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Posted in business of craft, Canada, craft, Quilting, Quilts, Sewing, Textile, textile art, work, workshops on February 15, 2007|
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Just got word that my workshop (details below) for Quilt Canada 2008 has been approved! Yay! Another proposal pans out!
If you’re interested in taking it, it’ll be on June 4, 2008 at Memorial University of Newfoundland, St. John’s, Newfoundland.
For more information, you can check with the folks at the Canadian Quilters’ Association (although they haven’t got the workshop info for 2008 up yet).
I’ll be teaching this class locally at least twice over the summer and fall as well, so if you’d like to be on the list for an earlier class, drop me a line.
I’m contemplating an on-line version at a later date.
A Feel for the Land: Creating Texture in the Canadian Landscape
Workshop proposal – Quilt Canada 2008
by Vicky Taylor-Hood
Students will work on a myriad of techniques that can be used to given dimension and texture to textile landscape art. Special attention will be paid to achieving effects that illustrate the Newfoundland environment. These will include (but are not limited to):
- creating icebergs through layered, fused materials as well as through the use of stitched layers of sheer fabrics
- depicting realistic rocks by using fused snippets, painted and hand-detailed fabric and painted spun polyester (a.k.a. used dryer sheets)
- illustrating spume and surf through the use of machine lace and Angelina fibers
- using painted cheesecloth, tulle, organza, metallic foil and thread to accentuate light and shadows within a landscape
- creating foliage through painted dryer sheets
- aspects of house construction
All of these techniques will be demonstrated and students will have the opportunity to create samples. Some students will simply wish to take their ideas, samples and the materials provided home with them to work on their own. Those who feel sufficiently confident to leap from observing a demonstration to creating a finished product on the spot will have the materials available and the opportunity to do so. There is no set finished project for this workshop. It is rather an acquisition of tools with which to embellish the students’ own landscape designs. Students will take home with them the samples they have made and any unused materials that were in their kits.
Level of expertise: This session is geared towards intermediate to advanced quilters. Beginner quilters are welcome, but may find they need to supplement what they learn with more general quilting skills.
Length of class: six hours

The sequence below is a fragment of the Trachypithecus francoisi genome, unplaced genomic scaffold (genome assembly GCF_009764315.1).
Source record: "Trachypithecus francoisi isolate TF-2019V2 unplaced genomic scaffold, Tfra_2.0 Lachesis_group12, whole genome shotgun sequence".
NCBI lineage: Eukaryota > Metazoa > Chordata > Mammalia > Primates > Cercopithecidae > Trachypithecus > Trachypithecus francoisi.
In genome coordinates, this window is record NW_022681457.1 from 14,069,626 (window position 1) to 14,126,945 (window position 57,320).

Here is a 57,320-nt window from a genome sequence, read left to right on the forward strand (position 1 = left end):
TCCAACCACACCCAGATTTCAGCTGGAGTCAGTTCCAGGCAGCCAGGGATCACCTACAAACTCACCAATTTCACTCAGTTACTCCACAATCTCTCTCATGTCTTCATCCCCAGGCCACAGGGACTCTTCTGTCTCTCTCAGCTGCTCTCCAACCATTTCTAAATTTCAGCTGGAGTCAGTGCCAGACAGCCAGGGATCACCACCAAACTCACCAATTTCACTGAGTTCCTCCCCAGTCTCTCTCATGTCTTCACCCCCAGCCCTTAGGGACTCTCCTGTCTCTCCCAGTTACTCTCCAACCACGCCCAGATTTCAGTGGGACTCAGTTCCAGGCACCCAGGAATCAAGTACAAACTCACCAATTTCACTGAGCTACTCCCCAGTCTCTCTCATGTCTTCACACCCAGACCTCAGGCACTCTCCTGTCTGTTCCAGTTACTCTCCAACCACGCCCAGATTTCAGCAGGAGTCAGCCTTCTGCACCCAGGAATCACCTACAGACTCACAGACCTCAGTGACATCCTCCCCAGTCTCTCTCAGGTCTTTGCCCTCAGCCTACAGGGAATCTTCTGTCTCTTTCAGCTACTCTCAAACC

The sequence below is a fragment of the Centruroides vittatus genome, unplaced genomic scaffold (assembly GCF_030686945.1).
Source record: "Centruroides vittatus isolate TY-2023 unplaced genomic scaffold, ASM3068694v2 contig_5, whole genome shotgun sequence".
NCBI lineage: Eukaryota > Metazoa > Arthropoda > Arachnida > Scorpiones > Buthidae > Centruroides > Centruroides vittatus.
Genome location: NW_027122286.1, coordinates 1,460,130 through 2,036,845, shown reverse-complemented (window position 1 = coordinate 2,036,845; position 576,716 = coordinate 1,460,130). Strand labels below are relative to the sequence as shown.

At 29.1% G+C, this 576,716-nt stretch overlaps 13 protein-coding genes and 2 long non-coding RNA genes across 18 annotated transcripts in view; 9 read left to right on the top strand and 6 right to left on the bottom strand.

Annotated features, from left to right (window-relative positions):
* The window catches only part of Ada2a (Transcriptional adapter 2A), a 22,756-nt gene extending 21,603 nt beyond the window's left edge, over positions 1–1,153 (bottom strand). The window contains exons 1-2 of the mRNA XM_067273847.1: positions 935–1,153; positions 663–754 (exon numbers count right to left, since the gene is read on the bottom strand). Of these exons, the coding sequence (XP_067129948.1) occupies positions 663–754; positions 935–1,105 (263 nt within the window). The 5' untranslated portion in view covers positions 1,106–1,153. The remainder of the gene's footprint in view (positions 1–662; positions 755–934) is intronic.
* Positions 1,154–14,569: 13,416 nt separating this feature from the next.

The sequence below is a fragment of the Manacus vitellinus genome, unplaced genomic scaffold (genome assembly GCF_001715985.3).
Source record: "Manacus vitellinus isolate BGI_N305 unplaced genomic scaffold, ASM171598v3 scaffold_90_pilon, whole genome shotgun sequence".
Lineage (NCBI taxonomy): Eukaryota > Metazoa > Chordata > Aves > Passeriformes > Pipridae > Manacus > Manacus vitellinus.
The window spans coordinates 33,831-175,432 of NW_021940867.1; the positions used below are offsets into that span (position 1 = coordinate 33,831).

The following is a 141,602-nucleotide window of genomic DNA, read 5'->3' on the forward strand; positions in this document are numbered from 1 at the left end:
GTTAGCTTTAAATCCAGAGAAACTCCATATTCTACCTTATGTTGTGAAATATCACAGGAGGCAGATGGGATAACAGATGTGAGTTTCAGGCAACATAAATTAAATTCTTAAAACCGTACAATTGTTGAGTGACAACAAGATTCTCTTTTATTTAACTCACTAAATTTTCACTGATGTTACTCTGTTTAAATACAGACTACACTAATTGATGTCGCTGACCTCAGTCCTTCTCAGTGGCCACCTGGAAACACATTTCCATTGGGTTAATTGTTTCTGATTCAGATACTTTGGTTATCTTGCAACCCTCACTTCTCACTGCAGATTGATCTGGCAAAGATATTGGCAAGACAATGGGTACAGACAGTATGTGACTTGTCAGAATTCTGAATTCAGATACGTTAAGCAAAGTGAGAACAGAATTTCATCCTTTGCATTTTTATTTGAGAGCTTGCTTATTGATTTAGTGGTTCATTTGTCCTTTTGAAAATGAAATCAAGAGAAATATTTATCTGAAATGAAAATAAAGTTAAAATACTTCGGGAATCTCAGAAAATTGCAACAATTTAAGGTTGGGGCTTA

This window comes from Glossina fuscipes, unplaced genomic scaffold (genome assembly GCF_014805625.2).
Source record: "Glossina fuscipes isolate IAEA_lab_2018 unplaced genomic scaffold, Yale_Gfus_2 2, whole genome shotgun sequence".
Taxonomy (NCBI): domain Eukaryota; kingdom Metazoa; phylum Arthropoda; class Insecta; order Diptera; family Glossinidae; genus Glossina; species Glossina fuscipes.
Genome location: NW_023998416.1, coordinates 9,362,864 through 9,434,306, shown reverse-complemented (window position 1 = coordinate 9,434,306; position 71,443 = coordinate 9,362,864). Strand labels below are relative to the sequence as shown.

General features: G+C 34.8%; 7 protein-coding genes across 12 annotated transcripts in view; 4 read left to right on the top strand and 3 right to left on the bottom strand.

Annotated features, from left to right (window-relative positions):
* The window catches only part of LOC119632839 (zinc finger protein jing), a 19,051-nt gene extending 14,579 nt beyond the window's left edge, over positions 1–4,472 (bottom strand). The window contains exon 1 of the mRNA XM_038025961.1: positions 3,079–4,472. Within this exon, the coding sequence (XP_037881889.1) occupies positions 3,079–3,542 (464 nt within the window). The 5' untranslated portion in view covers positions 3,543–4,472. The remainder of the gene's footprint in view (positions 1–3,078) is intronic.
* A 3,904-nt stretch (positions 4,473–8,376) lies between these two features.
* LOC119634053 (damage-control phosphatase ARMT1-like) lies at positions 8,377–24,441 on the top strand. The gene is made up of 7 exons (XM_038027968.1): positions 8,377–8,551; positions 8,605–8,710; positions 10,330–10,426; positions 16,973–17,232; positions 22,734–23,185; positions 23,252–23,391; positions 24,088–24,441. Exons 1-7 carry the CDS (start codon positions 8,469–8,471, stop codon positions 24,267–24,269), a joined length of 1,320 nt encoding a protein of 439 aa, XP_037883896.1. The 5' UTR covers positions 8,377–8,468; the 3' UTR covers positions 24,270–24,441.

Class size: minimum of 8, maximum of 15
Fees: registration for this class will be handled by Quilt Canada. There will be an additional $20 materials fee.
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I’ve just gotten my online sales up and running and things seem to be smoothing out wrinkle-wise. I’ll be adding things over the coming days, as I get the photography done and have a chance to work through inventory.
I can be found at http://www.Vickyth.etsy.com . The shop can also be reached through the links on my homepage http://www.seastrandsstudio.com
I am also now set up to take PayPal, so should you see something posted that you wish to purchase, it should be quite easy. The theory is that you don’t even have to have a PayPal account to purchase. We’ll see how it goes in the coming weeks. Please let me know if you experience any problems.
Stay tuned for more products!
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Anyone in the greater St. John’s area this weekend should really check out the Anna Templeton Centre Christmas Sale at the centre on Duckworth Street. The Anna Templeton Centre runs the most excellent Textile Studies Programme that has helped so many craftspeople learn the vagaries of the textile medium both for art and for craft.
Details are as follows:
- many excellent craftspeople and artists selling their product, some of extremely high calibre
- VISA, MC, AMEX, and debit/Interac accepted
- tearoom that serves lunch (a soup, salad, half-sandwich, coffee/tea and dessert will cost you $9)
- no admission fee – that’s right, it’s free! Spend your money inside rather than at the door!
- some artisans who weren’t at the larger Fine Craft fair will be there (this fair is not juried)
- Friday 4pm – 8pm
- Saturday 9:30am – 4:30pm
- other questions? call the Anna Templeton Centre at 739-7623
I’ll be there with my wide array of products, including some hand-dyed fabrics, two sets of the large foiled birches that proved to be extremely popular at the larger fair and some old stock, with which there is absolutely nothing wrong other than that my abilities and vision have improved since its creation. The old stock will be selling at wholesale prices. Drop by and chat!
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Dyeing fabric is an addiction. Painting it is bad enough, but requires more work and drying space and is therefore self-limiting, in some respects. But low-water immersion dyeing? Fast, easy, accomplishes large volumes in a batch and seeing the results is incredibly inspiring.
Two evenings’ work, spread out on the ironing board….
Now to chop it up, pick out the pieces that are specifically for my own work and sell the rest…. (prices are $18 CDN per metre, or $5 per Canadian fat quarter if you’re interested, plus shipping. – Canadian fqs are slightly bigger at approximately 20 x 21 because we sell by the metre which is 39″ instead of 36″).
Might do some more tonight, probably greens and yellows!